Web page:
“Because the technology landscape continues to evolve, the new Analytics is designed to adapt to a future with or without cookies or identifiers. It uses a flexible approach to measurement, and in the future, will include modeling to fill in the gaps where the data may be incomplete. This means that you can rely on Google Analytics to help you measure your marketing results and meet customer needs now as you navigate the recovery and as you face uncertainty in the future.”

Read that, read it again. Still not sure how exactly it’s going to work? I don’t blame you. It’s pretty vague. All of this is being hashed out in their Privacy Sandbox. The overall message is: we’re preparing for a cookie-less future, so should you. 

Previously, Google had been bigging up a new project called FLoC – Federated Learning of Cohorts. This was to be the big innovation that would remove the need for cookies altogether. With it, Google would simulate user data rather than use real cookies. Here’s what they said about it:

“When it comes to generating interest-based audiences, FLoC can provide an effective replacement signal for third-party cookies. Our test of FLoC to reach in-market affinity and affinity Google Audiences show that advertisers can expect to see at least 95% of conversions per dollar spent when compared to cookie-based advertising. The specific result depends on the strength of the clustering algorithm that FLoC uses and the type of audience being reached.”

But then…. They mothballed it. FLoC is no more. Clearly, Google lost confidence that it could work.

They replaced it with the idea of Topics. Topics would enable Google Chrome to learn about a user’s behaviour as they browse the web, recording information from their behaviour across three weeks. Topics will then assign a user specific ‘interests’ drawn from a list of 300 possible options. When a user goes to a site that supports Topics for ads, the browser will pull three topics that the user has shown interest in, and allow the website to share these topics with advertisers. Think ‘fitness’ or ‘food’. Advertisers can then use that info to display theoretically relevant ads without having to get into the world of granular user data or identifiers.

Topics is still a work in progress. It’s clear that Google still isn’t entirely sure how they’re going to handle a cookieless world from an ad serving perspective. The proposed solutions seem more private than cookie-based tracking, but we’ll see if that lasts.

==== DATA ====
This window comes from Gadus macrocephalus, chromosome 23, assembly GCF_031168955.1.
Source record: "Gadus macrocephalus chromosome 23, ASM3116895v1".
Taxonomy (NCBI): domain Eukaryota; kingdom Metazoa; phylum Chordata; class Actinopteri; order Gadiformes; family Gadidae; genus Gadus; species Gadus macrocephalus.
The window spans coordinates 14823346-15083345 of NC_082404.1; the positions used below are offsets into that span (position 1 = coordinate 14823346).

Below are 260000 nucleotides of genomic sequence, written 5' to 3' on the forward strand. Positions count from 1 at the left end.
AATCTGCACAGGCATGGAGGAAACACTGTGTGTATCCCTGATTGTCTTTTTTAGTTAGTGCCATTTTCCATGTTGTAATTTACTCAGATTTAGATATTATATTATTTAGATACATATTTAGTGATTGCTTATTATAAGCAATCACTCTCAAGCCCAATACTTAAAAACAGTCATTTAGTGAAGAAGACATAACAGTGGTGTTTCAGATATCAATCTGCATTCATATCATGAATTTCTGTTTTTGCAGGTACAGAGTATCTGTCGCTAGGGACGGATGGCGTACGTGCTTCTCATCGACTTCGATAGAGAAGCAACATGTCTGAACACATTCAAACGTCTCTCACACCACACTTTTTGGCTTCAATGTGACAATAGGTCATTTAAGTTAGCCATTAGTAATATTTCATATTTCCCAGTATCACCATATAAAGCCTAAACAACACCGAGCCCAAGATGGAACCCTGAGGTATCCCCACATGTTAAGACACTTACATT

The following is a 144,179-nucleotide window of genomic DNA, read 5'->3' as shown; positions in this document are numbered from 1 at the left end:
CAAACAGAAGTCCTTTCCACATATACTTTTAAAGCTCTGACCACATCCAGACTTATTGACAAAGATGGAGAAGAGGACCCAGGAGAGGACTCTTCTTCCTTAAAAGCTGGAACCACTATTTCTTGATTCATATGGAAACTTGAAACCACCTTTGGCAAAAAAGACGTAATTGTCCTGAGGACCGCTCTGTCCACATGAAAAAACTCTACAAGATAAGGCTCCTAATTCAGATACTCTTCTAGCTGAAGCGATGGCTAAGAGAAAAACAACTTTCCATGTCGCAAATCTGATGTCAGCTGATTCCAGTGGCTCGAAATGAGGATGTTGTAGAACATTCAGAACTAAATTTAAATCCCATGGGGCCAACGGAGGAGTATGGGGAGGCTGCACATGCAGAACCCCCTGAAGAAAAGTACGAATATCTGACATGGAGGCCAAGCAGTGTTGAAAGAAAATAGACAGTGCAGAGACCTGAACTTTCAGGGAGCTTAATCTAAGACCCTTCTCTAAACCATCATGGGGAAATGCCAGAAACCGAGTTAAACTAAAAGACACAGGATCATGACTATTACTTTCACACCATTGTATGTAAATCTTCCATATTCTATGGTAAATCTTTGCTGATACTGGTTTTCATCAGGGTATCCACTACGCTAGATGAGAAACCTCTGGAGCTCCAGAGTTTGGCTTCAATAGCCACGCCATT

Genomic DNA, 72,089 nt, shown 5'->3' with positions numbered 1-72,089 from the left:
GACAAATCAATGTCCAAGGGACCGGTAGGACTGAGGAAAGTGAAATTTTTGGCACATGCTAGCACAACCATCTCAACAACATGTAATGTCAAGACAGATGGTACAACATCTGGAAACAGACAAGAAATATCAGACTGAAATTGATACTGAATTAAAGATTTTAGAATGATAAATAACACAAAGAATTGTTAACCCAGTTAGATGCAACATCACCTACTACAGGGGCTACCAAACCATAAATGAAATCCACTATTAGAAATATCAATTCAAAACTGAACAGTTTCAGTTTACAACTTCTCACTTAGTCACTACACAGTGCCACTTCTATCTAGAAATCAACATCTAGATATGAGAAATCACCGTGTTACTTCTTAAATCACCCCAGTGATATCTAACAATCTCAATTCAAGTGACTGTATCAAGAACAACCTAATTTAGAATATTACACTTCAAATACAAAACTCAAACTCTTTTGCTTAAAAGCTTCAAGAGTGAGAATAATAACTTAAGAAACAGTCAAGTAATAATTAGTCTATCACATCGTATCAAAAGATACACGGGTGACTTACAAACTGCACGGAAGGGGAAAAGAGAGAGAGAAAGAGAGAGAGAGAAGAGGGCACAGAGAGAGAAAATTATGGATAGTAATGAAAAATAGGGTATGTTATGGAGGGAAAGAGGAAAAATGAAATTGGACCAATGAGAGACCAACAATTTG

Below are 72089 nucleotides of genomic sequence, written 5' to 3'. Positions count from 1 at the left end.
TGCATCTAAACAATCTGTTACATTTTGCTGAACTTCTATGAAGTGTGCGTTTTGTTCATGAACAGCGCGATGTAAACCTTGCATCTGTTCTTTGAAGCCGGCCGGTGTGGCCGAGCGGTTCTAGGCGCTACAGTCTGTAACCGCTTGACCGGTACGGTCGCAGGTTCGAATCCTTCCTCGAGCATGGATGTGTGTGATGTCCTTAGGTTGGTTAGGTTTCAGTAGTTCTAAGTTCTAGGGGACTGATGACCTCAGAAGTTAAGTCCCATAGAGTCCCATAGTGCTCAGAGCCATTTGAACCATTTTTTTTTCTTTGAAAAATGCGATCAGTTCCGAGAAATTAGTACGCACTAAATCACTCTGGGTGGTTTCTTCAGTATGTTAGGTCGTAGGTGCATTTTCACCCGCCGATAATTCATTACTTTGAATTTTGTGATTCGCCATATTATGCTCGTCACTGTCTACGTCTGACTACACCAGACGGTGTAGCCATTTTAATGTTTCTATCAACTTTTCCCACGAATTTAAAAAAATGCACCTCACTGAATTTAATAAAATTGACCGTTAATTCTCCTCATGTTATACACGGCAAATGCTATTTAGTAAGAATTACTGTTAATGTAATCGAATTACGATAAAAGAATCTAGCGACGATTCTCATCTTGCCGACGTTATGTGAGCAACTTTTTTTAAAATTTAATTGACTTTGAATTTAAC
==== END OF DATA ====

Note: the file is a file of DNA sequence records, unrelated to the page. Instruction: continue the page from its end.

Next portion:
What Should Marketers Do About the Cookieless Future?

Well, it’s a difficult question to answer with certainty. Even Google isn’t sure about it. But here are some pieces of advice based on everything we know:


Action Number 1: Don’t Panic!

Firstly, although the waters seem murky now, some very big companies that employ some very big brains with some very big salaries are working on how to serve and measure targeted ads without the benefit of third party cookies. Lorenzo Luiso at Brick Digital, a digital agency in Hertfordshire, has confidence that a technological answer will emerge…

“I think the move away from third-party cookies will of course have an impact on the digital advertising and marketing industry in general. However, as an industry, we are very well accustomed to constant change in the way we do things, the technology we use, and the platforms we operate on.

Which is why I expect all of the negative impacts that may come with it, like smaller less-targeted audiences and complexities with tracking and attribution, to be negated by new software and technology that allows us to continue with strategies that previously worked simply using different platforms.”

It’s likely he’s right. Digital advertising is a huge industry and there are huge financial incentives to find a way to target and measure advertising in a privacy-centric way. Necessity is the mother of invention, after all.

And, it’s worth emphasising…. Third party cookies weren’t all that good anyway.

Cookie matching to ad platforms was always imperfect, averaging around 40-60%. That’s why everyone has stories of being targeted with completely bizarre ads that have only a tangential-at-best relationship to their browsing behaviour.

And on top of this, cookies can’t track user behaviour across devices. So if someone switches browsers or devices, you can’t track what they’re doing.  Advertising that relies on third party cookies right now is probably not working all that well for you. So please, don’t panic.


Action Number 2: Install GA4